Gullatte’s résumé is tailor made for the work ahead: He serves on the board of directors for the Colorado Springs Chamber & EDC, Better Business Bureau of Southern Colorado, and Colorado Springs Conservatory. In 2020 he was the first Black president in the Rotary Club of Colorado Springs’ 104-year history, and this year he’s a Colorado Governor’s Fellow. Gullatte is also an Air Force veteran, certified ethical hacker, CEO of Firma IT Solutions, a consultant for Pikes Peak SBDC, CSBJ 2020 Diversity, Equity & Inclusion Award winner and 2020 Mayors Young Leaders Award winner. But what he really wants to talk about are the business and community leaders on the Black Chamber’s board: Dr. Kenya Lee, Air Force veteran and co-owner of PureLee Redefined; Lt. Col. Angelique Simpson, a 15-year active duty Air Force officer and board-certified nurse executive; Natasha Hutson, business access advisor with U.S. Bank; Ellie RedCloud, owner of Technically Social Marketing; Ramiere Fitzpatrick of Kimley-Horn & Associates; Juaquin Mobley, VP of programs for CommunityWorks and owner of The Community Barbershop; and Kendall Godley, attorney at Davis Graham & Stubbs LLP.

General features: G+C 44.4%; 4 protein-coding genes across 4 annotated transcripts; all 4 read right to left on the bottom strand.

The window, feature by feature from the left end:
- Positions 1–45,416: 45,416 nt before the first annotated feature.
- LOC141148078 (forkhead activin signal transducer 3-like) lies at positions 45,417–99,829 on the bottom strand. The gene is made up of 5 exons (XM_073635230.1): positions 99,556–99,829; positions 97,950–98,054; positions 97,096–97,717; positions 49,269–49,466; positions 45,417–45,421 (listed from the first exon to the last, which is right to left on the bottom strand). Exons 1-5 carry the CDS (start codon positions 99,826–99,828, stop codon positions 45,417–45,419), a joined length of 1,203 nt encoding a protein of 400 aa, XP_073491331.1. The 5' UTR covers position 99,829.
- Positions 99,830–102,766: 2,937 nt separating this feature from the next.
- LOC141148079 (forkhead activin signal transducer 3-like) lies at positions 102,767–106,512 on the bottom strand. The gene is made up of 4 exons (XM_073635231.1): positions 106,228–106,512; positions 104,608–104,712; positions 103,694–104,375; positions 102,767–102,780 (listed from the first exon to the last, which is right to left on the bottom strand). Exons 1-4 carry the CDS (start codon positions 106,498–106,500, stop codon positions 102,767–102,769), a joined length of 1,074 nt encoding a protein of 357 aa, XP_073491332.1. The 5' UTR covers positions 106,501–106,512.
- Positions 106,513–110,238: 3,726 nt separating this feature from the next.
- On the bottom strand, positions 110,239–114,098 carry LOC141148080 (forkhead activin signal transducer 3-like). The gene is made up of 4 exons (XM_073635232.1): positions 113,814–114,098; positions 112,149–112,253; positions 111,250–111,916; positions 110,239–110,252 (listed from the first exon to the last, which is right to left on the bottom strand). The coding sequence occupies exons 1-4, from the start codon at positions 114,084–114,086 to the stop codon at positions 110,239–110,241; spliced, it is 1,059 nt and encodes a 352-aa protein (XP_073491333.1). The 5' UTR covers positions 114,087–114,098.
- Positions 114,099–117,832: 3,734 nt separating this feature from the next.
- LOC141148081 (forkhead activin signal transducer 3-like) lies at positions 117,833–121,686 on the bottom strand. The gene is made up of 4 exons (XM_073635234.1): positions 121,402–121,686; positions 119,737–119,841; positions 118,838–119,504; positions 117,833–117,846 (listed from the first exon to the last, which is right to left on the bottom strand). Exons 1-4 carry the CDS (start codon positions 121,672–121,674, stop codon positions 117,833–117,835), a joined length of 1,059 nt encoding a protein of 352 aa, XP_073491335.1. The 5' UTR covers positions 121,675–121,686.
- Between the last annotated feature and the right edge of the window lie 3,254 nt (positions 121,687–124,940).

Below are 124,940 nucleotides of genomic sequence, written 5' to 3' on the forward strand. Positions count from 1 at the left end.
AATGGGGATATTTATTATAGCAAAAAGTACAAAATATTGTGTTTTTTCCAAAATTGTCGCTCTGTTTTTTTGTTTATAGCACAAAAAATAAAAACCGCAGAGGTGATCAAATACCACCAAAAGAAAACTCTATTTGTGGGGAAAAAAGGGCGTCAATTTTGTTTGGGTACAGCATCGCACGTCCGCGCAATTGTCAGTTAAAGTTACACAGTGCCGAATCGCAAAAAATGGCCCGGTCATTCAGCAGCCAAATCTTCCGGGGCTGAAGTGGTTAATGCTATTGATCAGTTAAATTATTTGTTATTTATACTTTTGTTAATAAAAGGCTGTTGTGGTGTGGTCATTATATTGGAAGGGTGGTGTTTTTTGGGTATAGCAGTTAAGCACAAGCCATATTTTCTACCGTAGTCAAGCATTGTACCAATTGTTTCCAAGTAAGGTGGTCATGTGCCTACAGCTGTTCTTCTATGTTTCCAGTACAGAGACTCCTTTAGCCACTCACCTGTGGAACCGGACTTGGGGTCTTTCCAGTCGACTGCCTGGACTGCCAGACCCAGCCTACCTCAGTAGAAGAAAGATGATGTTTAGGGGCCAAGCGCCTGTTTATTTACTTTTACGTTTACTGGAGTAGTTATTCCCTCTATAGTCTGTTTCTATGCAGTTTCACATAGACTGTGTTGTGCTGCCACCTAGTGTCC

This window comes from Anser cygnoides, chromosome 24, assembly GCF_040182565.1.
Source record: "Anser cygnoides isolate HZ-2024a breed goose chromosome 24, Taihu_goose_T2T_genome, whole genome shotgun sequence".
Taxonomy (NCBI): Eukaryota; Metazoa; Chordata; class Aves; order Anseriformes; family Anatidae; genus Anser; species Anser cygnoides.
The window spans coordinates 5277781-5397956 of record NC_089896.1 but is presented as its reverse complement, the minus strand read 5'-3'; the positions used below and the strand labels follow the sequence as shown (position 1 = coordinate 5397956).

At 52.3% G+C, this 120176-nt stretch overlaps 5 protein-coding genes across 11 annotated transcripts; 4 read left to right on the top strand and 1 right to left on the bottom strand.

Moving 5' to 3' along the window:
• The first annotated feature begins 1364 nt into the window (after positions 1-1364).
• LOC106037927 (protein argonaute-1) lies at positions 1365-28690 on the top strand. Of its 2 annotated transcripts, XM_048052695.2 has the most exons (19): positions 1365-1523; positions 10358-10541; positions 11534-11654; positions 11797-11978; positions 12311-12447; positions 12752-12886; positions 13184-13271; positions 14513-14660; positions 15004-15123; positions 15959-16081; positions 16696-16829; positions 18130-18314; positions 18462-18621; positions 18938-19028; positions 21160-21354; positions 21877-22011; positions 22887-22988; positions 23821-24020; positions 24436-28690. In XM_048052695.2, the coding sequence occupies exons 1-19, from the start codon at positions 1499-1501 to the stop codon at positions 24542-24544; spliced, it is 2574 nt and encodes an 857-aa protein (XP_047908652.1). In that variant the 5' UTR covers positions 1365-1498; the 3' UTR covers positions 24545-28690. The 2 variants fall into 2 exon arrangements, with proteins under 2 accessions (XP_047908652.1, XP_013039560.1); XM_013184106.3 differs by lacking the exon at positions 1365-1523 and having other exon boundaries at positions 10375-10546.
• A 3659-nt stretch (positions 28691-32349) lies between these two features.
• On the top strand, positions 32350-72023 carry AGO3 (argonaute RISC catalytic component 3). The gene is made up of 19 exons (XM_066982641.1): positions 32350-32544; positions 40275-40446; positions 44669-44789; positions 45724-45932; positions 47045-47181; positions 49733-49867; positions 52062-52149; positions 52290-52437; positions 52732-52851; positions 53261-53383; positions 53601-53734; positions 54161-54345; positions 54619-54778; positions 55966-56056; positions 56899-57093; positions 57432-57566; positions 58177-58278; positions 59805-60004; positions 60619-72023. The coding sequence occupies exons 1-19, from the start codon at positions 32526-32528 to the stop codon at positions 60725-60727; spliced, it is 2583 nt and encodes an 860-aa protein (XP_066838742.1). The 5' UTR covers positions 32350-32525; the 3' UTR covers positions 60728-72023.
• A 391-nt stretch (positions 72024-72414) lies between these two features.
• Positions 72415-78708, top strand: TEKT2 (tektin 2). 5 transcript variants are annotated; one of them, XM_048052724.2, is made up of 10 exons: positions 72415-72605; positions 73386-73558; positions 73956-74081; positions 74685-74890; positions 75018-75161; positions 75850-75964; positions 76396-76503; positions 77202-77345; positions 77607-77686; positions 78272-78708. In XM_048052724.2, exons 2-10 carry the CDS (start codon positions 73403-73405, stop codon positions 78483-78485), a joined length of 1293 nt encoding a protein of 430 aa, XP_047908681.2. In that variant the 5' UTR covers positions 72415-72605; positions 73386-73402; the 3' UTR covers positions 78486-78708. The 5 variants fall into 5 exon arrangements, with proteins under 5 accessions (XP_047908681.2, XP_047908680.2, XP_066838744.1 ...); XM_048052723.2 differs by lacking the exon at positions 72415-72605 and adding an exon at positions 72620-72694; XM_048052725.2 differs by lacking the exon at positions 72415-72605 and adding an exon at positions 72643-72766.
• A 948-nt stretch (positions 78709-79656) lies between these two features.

“The Black Chamber is in its 30th year and the need for it is stronger than it’s ever been. This board that we have now, they’re all incredible people,” Gullatte said. “Collectively, we’ll be able to shine a light in this community that our people will be able to rally behind — and then we’ll be able to impact and influence this community so everyone feels like they belong.